Of all the employees and management who were invited to the big event to celebrate Greg’s succession in the company, that person was the only one who didn’t show up.” Jim smiles, “He was gone soon after that.” Tough, but fair. More than a few people who know Jim Yuel would describe him that way. He, though, would add “empathetic” when it comes to employees. He has walked in their shoes as an employee at a chemical plant. “We’d get wind that the top brass was coming for a tour. On the big day, we’d be quaking in our boots during that 45 seconds when they’d walk past our station. I worried that they might spot something wrong, and fire me on the spot. I realized years later that they never would have done something like that to an employee. As the resident of a company, neither would I. That’s why I always tried to show any employee I met that I was interested in them, and I would thank them for being with us.”
Now in his retirement years, Jim has more time for hunting, fishing, and golfing. He also finds time to mentor a young entrepreneur once a month. What’s the first and most important advice for young entrepreneurs? Jim doesn’t hesitate, “Find yourself a young, exceptional lawyer and a young, exceptional accountant who think like you do and want to build their reputation alongside your business.” Jim has had the same accountant and lawyer for decades and, “over the years, both of those guys have paid me back multiple times for every dollar I ever spent on them.” Find quality people who share your values. Value them in turn. Like the rings of a tree, if you remain as uncompromising and as straightforward as Jim Yuel, your success will grow. He still keeps that last letter from “the other bank” in his desk drawer.
Gentlemen, place your bets.
Noon on Father’s Day. Greg had just gotten off the plane after a gruelling week of meetings – as many as seven in one day. It’s the price you pay when you triple the size of the business in a short time. But he’d made the commitment to be interviewed, and did so happily, indeed enthusiastically. The idea of talking about the business and his dad (who was interviewed earlier that day) was “energizing.”
It had not been a secret to anyone at any of the PIC companies that Greg would be taking over the reins. He started doing odd jobs at the company when he was 12. He spent his high school summers driving a forklift. Between university sessions in the ’90s, he took on key roles such as meticulously unravelling the mounting set of new transportation and hazardous product regulations. He is a master at reading legal contracts, at clarifying the details. After getting his BA degree, Greg moved to Edmonton to work under one of the leading PIC managers at Caron Transport. When he came back to Saskatoon after seven years, Jim could see the difference. Greg was well on his way to taking over, but on his own terms, in his own way.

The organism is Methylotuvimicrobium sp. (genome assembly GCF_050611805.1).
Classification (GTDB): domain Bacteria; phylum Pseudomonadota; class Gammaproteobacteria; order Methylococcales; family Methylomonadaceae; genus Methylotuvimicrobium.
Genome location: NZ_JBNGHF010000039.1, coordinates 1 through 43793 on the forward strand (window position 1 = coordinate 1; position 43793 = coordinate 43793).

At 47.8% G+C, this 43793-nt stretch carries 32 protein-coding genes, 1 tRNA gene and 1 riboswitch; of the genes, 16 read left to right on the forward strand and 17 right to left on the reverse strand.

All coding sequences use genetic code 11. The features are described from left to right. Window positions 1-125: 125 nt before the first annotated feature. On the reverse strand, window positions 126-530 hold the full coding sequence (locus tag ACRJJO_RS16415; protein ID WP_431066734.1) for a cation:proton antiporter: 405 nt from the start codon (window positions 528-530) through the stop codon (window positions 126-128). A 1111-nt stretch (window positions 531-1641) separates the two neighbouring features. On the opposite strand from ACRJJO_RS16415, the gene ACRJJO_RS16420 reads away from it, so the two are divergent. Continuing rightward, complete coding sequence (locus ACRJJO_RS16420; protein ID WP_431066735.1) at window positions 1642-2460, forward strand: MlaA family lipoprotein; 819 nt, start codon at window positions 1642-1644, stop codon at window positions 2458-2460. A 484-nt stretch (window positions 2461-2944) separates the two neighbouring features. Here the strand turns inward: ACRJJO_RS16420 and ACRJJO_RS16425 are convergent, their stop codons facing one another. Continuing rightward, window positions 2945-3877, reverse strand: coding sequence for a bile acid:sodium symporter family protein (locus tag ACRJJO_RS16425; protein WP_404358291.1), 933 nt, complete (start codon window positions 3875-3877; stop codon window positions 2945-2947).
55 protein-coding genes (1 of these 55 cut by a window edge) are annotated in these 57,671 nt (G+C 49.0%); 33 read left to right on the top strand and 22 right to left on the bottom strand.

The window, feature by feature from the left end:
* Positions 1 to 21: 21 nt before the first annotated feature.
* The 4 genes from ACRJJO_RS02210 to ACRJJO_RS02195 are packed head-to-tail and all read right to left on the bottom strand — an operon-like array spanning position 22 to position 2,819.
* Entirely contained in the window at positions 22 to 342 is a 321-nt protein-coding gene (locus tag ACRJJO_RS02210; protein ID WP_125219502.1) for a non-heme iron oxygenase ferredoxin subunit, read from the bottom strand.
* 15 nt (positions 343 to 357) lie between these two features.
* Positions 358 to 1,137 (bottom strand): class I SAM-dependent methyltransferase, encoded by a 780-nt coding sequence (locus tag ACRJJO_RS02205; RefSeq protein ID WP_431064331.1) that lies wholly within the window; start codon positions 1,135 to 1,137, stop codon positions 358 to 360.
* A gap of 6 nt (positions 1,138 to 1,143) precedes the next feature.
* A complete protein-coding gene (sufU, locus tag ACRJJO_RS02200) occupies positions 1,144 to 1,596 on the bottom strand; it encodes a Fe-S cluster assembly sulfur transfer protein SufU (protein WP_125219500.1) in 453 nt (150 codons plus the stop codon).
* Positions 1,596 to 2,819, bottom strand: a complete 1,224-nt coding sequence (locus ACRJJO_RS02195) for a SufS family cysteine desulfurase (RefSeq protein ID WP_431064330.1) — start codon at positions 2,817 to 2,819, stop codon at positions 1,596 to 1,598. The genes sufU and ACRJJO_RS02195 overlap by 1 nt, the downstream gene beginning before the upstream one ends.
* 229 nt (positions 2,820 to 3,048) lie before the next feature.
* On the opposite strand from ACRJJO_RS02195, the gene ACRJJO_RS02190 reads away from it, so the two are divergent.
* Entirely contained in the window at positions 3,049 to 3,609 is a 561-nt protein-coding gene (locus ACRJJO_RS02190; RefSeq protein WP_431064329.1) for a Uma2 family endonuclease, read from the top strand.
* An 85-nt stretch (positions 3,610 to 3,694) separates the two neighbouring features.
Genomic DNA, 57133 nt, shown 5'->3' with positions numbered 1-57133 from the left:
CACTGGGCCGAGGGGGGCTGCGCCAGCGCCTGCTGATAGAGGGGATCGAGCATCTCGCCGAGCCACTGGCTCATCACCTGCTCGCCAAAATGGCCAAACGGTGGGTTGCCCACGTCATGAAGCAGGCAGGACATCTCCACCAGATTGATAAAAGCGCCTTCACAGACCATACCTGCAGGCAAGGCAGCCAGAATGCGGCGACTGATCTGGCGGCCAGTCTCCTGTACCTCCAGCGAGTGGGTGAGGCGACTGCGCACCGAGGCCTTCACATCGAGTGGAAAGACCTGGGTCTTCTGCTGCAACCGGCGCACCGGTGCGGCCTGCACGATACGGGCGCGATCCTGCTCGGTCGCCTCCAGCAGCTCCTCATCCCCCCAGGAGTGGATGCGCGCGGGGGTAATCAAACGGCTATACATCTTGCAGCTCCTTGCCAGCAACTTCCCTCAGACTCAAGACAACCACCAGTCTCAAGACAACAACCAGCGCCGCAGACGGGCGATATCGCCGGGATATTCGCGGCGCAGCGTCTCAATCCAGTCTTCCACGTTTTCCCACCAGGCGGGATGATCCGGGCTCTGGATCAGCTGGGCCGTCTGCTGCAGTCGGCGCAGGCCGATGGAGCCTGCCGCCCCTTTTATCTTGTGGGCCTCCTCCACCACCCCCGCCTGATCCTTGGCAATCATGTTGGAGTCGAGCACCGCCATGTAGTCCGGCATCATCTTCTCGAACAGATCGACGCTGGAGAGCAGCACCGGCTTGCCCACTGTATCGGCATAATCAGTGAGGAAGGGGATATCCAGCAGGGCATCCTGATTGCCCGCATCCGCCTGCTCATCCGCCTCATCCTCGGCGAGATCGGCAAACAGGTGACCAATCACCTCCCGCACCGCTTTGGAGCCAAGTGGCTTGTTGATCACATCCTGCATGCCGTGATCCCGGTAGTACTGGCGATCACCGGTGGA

In many respects, Greg is not “just like the old man.” Indeed, if there’s one thing employees and others need to understand about succession from an entrepreneur to the next generation, it’s that the last thing you want is someone with the same skills and mindset as their predecessor.
That doesn’t diminish in the least Greg’s effusive admiration for his father. “Dad has fantastic vision. He’s extremely creative.” He adds, “I never took it for granted that someday I would be in my dad’s shoes, but from the age of six, that was my ambition.” Whether on the road with his father, working at his summer job at the plant, or just listening to his parents talk about the business, it was a constant mentorship. “I remember times when urgent decisions had to be made. I admired how my father would take charge and make those decisions. He was ‘that guy,’ and I wanted to be that guy too.”
It was his father who taught Greg the moral principle of “win-win-win” when making business deals, especially acquisitions. “My dad would never use his money or experience to take unfair advantage of those in a weaker bargaining position. There were many times when he actually suggested terms that were better for the other guy than what was on the table, just so both sides would benefit more.”
Do Jim and Greg ever argue? “Oh yes!” exclaims Greg, “but we do not fight. There were times we’d have very heated arguments about what should be done or the direction we should take, and sometimes it didn’t matter who was around the table. We’d go at it, say, at a management meeting, and then I would look around, and there would be these shocked faces of our managers, who were wondering which of the two of us was going to come out on top. When I think about it, it’s hilarious.”
What’s the biggest difference between father and son, reflected in how they do business? “I could never do what he did: to start the company, to quit your job and convince your wife to leave her secure, well-paying job – to gamble everything on an idea you had,” says Greg. “He’s the ‘bet it all on the black at the roulette table’ guy. I could never do that. As the head of PIC, I would never make a bet I couldn’t afford to lose. Dad was always making those kinds of bets.”
First published in the September 2018 edition of The Business Advisor.